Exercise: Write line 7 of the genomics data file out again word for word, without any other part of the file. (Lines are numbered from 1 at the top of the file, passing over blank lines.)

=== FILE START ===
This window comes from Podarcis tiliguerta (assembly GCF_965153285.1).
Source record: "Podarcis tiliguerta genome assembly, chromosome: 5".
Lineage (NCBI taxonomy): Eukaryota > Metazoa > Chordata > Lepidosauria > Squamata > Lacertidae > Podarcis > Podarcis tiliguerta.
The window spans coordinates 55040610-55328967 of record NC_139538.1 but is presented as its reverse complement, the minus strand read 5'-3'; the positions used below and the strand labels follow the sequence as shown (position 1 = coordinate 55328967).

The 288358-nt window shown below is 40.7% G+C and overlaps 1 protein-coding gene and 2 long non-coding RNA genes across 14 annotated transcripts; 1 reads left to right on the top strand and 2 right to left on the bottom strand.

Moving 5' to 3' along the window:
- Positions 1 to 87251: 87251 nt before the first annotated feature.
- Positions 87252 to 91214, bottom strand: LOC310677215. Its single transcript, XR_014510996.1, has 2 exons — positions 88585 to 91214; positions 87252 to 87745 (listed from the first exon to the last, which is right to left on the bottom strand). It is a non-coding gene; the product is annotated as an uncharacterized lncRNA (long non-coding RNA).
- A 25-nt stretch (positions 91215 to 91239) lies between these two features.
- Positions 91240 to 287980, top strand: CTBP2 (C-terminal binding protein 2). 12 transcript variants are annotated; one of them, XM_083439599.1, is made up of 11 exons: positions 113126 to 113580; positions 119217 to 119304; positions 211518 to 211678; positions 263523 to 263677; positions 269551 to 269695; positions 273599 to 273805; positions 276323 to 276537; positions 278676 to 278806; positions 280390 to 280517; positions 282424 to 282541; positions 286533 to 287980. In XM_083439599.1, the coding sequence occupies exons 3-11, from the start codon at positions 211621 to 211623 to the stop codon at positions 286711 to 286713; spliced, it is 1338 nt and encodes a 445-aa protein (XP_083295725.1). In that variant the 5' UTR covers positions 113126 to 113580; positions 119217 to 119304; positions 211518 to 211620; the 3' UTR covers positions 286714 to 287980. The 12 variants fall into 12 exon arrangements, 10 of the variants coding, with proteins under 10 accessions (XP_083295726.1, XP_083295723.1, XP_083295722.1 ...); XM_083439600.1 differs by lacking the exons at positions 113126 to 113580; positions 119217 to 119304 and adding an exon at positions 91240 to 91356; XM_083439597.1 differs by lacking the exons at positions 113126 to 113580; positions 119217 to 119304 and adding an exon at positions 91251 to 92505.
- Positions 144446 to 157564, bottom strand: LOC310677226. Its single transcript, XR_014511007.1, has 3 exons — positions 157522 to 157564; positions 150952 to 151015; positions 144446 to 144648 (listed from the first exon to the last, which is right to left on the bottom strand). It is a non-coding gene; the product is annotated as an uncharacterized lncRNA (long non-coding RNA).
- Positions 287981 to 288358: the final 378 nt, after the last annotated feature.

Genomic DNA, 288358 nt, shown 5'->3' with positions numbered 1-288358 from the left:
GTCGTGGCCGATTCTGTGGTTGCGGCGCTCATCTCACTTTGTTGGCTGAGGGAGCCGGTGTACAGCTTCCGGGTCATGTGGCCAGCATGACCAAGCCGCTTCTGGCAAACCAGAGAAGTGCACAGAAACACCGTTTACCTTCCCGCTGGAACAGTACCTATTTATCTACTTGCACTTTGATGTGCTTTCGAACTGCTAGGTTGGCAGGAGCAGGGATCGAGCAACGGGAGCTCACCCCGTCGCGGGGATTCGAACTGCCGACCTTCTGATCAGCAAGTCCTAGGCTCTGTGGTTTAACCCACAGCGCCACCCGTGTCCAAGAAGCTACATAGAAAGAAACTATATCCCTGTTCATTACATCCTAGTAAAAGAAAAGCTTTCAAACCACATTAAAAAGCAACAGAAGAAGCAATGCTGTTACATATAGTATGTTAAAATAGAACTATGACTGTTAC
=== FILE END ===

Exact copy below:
- Positions 1 to 87251: 87251 nt before the first annotated feature.